President: Abdelaziz Bouteflika
Abdelaziz Bouteflika won the presidency in 1999 polls with the backing of the army, promising to end violence with Islamist rebels that exploded after the cancellation of a parliamentary election in 1992 that an Islamic party was set to win.
President Bouteflika has focused on national reconciliation
Since then he secured landslide election victories in 2004 and again 2009. After having amended the constitution to remove the two-term limit on the presidency in November 2008, Bouteflika has effectively allowed himself to remain head of state for life - changes which some say represent a setback for democratic reform.
On first taking office in 1999 he promised to restore national harmony and to end years of bloodshed.
He released thousands of Muslim militants and won backing for a civil concord in 1999 which offered an amnesty to armed militants.
Many of the rebels accepted and the violence declined. Voters backed a second amnesty for the remaining militants, laid out in the president's "charter for peace and reconciliation", in a 2005 referendum.
Algeria under President Bouteflika has won praise from the West for backing the US-led "war on terror". At home, many credit him with the return of security, though attacks by Islamist militants have increased again since 2006.
Mr Bouteflika has overcome years of isolation for Algeria, welcoming a succession of foreign heads of state and government to Algiers, but his socialist-orientated economic policies have failed to wean the economy off reliance on oil and gas.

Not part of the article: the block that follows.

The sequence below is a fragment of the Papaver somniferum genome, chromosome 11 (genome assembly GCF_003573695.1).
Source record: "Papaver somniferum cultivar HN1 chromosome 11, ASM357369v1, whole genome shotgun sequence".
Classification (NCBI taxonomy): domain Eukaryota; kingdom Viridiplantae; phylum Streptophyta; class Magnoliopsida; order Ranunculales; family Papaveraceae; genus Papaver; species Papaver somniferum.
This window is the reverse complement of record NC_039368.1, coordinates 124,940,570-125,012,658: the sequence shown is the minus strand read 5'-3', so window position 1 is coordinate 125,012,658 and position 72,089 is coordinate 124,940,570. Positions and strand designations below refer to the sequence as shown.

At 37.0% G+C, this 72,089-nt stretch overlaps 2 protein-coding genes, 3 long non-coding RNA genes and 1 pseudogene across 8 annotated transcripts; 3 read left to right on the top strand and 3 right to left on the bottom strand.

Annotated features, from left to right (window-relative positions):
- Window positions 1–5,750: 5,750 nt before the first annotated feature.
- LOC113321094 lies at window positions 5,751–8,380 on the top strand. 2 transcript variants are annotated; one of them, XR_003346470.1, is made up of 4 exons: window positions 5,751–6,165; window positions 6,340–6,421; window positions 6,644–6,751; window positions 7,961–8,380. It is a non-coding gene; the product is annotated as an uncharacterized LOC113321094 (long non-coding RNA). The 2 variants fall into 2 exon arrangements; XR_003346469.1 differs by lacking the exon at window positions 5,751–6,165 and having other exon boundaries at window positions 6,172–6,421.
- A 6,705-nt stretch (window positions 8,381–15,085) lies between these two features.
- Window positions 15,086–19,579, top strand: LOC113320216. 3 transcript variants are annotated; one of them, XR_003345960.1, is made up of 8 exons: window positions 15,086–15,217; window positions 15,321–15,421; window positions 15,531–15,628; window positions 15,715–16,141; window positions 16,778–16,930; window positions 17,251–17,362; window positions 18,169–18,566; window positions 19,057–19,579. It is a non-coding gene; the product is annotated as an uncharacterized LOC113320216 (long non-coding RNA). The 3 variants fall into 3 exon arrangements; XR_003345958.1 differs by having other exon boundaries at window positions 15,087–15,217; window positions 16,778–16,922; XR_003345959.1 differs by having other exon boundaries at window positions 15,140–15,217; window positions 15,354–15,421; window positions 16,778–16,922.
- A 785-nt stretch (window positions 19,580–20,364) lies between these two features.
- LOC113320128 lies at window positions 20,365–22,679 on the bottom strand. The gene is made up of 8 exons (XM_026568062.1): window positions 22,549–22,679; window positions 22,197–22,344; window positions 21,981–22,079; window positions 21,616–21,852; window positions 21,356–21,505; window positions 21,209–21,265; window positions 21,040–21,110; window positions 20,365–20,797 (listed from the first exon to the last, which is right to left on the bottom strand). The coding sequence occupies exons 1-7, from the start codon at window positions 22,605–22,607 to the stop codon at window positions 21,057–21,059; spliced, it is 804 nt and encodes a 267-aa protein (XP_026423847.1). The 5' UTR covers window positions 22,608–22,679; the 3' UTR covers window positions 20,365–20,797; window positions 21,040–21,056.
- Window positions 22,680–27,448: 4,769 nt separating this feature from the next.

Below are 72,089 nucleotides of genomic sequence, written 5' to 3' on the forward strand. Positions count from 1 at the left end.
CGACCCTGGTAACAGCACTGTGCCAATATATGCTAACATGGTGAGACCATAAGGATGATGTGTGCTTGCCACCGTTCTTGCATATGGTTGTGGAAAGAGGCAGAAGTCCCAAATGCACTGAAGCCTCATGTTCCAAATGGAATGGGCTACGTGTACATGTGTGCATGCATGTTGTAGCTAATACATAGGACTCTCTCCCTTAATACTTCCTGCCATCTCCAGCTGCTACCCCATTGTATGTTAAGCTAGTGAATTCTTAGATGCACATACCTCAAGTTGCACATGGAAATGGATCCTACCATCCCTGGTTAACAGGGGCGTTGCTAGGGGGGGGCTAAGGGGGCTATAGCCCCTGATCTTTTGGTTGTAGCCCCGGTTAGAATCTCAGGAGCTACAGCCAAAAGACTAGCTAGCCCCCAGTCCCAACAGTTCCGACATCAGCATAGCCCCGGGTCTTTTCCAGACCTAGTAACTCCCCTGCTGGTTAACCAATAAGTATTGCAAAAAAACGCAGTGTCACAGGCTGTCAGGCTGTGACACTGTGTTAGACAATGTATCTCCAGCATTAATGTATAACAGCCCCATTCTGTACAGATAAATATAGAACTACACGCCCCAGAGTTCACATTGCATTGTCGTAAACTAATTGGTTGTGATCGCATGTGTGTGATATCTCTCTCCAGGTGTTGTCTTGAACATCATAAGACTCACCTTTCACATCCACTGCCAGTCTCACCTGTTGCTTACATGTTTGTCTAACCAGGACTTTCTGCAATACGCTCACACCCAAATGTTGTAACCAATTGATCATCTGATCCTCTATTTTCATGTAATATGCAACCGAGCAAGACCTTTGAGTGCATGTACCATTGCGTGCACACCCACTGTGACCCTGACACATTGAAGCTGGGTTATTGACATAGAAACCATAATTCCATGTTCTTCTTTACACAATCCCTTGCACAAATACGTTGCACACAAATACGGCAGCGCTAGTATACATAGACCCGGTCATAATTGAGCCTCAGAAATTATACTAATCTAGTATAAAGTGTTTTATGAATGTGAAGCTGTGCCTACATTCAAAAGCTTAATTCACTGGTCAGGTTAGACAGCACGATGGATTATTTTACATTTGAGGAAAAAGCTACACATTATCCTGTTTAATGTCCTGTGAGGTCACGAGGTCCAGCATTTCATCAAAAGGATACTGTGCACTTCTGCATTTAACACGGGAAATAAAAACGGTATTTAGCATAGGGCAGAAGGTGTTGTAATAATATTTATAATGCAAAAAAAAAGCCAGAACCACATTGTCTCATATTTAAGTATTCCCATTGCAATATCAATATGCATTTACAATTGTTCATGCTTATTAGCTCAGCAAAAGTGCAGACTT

A veteran of the war for independence from France, Mr Bouteflika was Algeria's foreign minister for 16 years until 1979. He went into self-imposed exile for several years in the 1980s to escape corruption charges that were later dropped.
Power is concentrated in the presidency, with parliament considered a rubber-stamp body. Mr Bouteflika is widely credited with normalising the presidency's ties with the military, which has played a key role under a state of emergency which has been in place since 1992.
Algeria's television and radio stations are state-controlled, but there is a lively private press which often criticises the authorities.
There is no direct censorship, but laws set out prison terms and fines for insulting or defaming the president, MPs, judges and the army.
President Bouteflika has focused on reconciliation
Media rights bodies have accused the government of using the laws to control the private press.
Algerian dailies mark the anniversary of the introduction of the defamation laws by suspending publication in a protest known as a "day without newspapers".
Satellite TV is popular; stations based in France target viewers in Algeria and European channels are widely-watched.
Algeria can be a dangerous environment for media workers; 57 journalists were murdered between 1993-97. Most of the killings were blamed on armed Islamist groups.
Most internet users rely on dial-up connections and cybercafes. Access is not restricted, but users and ISPs can be prosecuted over material deemed to be offensive or harmful to public order.
Writing in Arabic, English and French, Algerian bloggers cover social, cultural and political topics. There are more than 5,000 Algerian blogs, a newspaper suggested in late 2008.
Agence Algerienne d'Information (AAI) - private